Last year I was honored to be a member of the Women in Technology (WIT) Panel at the PASS Summit. This was a very big deal for me and one of the best experiences I have had at the Summit. My dear friend Jessica Moss was also on the panel. Jessica and I were asked to organize a WIT panel for IndyTechFest (http://www.sqlservercentral.com/blogs/kathi_kellenberger/archive/2010/05/23/indytechfest.aspx) last May. Jessica is a wonderful role model for the young women she meets. She definitely doesn’t meet any stereotypes that people may have about women in tech, unless those stereotypes are that women in tech are vibrant, attractive and intelligent young women.
I decided to attend some SQL Saturdays and to also organize WIT sessions at each one since IndyTechFest went so well. These events included some friends like 2010 PASSion award winner Wendy Pastrick, but also to meet for the first time some other women in technology. I’m now trying to figure out how many SQL Saturdays I’ll be able to attend next year, but I hope to be involved with more panels.
I am pretty sure that I have attended a WIT Luncheon every year that I have attended the PASS Summit. In the early days, the luncheon was really fun, but it was attended by only women. At some point, I joined the committee and even got to be the moderator one year. I’m not sure which year it was, but one year the board members were encouraged to attend the luncheon. I don’t think they even stayed the whole time. In my mind, this was the year that the luncheon began to become the wonderful event it is today. Now quite a few men attend the luncheon and are active participants as well. We almost had a male panelist this year, Tom Casey, but Tom was unable to make the event. I would like to see one of the male board members on the stage next year.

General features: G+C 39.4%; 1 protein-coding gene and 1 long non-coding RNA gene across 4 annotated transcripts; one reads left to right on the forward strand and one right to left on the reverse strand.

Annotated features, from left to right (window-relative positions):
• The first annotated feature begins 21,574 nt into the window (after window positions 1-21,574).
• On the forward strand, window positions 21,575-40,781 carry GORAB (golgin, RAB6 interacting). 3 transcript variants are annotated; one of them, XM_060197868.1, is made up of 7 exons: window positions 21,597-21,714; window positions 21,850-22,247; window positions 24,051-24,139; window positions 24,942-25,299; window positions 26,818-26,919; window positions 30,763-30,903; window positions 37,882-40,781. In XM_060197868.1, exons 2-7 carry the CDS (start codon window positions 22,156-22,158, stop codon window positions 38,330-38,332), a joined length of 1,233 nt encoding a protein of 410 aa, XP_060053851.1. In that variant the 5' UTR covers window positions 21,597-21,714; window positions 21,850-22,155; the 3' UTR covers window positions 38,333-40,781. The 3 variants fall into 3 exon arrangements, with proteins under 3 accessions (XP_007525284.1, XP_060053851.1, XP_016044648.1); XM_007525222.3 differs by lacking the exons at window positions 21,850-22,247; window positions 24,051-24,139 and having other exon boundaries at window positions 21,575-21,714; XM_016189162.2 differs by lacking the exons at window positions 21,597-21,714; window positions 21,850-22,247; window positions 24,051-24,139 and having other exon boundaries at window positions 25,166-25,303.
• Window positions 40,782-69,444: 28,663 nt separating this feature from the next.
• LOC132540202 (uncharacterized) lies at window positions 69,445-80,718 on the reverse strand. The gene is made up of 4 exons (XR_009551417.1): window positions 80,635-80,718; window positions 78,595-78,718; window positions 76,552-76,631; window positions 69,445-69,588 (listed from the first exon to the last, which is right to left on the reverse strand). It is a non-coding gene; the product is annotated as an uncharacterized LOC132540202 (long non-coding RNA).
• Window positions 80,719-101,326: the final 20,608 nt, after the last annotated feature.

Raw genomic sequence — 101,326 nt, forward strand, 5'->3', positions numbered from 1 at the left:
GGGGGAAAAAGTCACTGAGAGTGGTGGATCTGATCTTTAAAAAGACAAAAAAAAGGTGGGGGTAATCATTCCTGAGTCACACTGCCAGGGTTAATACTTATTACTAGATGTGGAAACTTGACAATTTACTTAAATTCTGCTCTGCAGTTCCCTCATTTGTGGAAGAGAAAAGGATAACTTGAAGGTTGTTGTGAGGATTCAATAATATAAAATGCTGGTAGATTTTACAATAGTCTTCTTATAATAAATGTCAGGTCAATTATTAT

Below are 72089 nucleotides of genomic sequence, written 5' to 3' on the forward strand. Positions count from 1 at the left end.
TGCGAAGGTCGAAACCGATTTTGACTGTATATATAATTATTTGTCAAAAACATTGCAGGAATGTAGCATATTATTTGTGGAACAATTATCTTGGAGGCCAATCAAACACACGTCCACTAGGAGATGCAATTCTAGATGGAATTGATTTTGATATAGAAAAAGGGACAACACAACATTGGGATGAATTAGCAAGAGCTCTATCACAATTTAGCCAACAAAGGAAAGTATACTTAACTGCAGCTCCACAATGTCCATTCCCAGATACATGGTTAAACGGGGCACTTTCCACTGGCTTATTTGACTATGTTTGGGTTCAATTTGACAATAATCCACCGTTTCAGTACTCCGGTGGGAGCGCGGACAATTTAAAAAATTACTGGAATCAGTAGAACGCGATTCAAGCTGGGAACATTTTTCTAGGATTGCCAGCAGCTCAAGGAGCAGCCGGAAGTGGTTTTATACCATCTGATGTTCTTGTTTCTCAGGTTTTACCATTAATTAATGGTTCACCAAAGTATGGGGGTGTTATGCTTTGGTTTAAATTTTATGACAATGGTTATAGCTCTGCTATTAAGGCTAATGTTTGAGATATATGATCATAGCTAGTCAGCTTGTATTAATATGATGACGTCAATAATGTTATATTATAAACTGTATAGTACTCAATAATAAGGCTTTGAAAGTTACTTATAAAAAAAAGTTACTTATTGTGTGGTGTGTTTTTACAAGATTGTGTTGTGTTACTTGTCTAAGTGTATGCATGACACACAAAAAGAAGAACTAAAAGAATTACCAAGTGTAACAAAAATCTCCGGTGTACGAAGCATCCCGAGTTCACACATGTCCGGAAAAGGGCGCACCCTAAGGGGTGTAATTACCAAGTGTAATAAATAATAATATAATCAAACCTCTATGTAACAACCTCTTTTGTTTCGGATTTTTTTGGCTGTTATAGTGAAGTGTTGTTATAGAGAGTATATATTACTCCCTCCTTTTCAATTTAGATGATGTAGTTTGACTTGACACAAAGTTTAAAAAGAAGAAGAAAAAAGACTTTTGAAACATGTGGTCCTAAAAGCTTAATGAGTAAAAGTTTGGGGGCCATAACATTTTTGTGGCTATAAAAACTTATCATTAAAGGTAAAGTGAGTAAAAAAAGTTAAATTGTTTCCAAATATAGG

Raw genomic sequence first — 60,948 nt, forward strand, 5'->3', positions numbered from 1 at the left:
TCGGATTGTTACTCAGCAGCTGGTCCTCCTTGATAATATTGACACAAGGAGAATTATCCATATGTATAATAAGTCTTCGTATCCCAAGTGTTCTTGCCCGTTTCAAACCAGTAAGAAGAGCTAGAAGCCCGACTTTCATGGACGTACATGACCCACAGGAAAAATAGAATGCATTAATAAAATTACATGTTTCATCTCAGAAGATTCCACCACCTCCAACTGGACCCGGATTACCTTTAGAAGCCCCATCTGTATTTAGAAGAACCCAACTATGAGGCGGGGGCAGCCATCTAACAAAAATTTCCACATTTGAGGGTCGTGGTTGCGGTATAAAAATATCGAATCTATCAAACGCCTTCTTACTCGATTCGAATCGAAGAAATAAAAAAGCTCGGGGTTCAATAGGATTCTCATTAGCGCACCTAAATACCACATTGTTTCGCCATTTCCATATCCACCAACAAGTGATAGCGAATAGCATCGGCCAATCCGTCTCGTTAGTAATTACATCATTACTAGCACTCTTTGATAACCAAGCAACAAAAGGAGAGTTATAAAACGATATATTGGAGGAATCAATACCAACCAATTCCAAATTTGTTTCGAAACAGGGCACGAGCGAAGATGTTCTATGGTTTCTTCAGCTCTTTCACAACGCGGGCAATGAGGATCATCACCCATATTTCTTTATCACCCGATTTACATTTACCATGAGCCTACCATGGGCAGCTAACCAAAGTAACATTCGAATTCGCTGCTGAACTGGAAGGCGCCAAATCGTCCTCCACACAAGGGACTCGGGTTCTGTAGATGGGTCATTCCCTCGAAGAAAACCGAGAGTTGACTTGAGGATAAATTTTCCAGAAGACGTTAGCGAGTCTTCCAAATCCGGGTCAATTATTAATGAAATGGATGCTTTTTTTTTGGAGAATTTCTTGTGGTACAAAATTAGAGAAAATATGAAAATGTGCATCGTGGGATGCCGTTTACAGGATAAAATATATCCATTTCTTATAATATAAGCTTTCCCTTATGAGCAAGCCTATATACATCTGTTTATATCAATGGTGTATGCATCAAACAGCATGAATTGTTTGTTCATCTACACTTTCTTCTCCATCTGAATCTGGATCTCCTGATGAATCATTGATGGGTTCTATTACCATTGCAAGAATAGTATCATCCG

If you have read some of the things I have written about WIT, you will find that I don’t expect that the number of women in tech has to approach 50%. I really want to encourage anyone with the talent and desire to pursue a career in technology. I am encouraging my nieces and nephews right now. I guess that is easy, because my family has some sort of technology talent gene. We are a big family of computer and science enthusiasts.
Except for a couple of instances that I won’t elaborate on, I feel a ton of respect from the men at PASS. I believe that they are passionate about encouraging women in tech. I really can’t describe how great this feels. I know that there are women still struggling to get the respect that they deserve in their jobs and some who have put up with a lot of ignorant behavior, but I have always experienced the opposite. I am really lucky, perhaps.
So why should young women consider tech careers? For one thing, getting a computer to do what you want it to do feels pretty powerful. I was hooked the first time I saw some code for the TRS-80 about 30 years ago. I have enjoyed math my whole life and love solving puzzles. To me, writing computer code is just really fun.
Another great thing about tech careers is that you get to help people solve problems. It was very important to me when choosing a career as a teen that I do something that made a difference in the world. Unfortunately, I thought that healthcare was the only option. I now know that there are many careers that allow you to do good. I left my healthcare career in 1997 and have never looked back.
One more thing to consider is money. As mentioned in the WIT panel this year, technology generally pays well. There are also many options to work remotely and work flexible hours depending on the company. We can only hope that more companies realize how valuable women technologists are and make it easier for women (and men!) to balance work and family life.
I've grown up reading Tom Clancy and probably most of you have at least seen Red October, so this book caught my eye when browsing used books for a recent trip. It's a fairly human look at what's involved in sailing on a Trident missile submarine...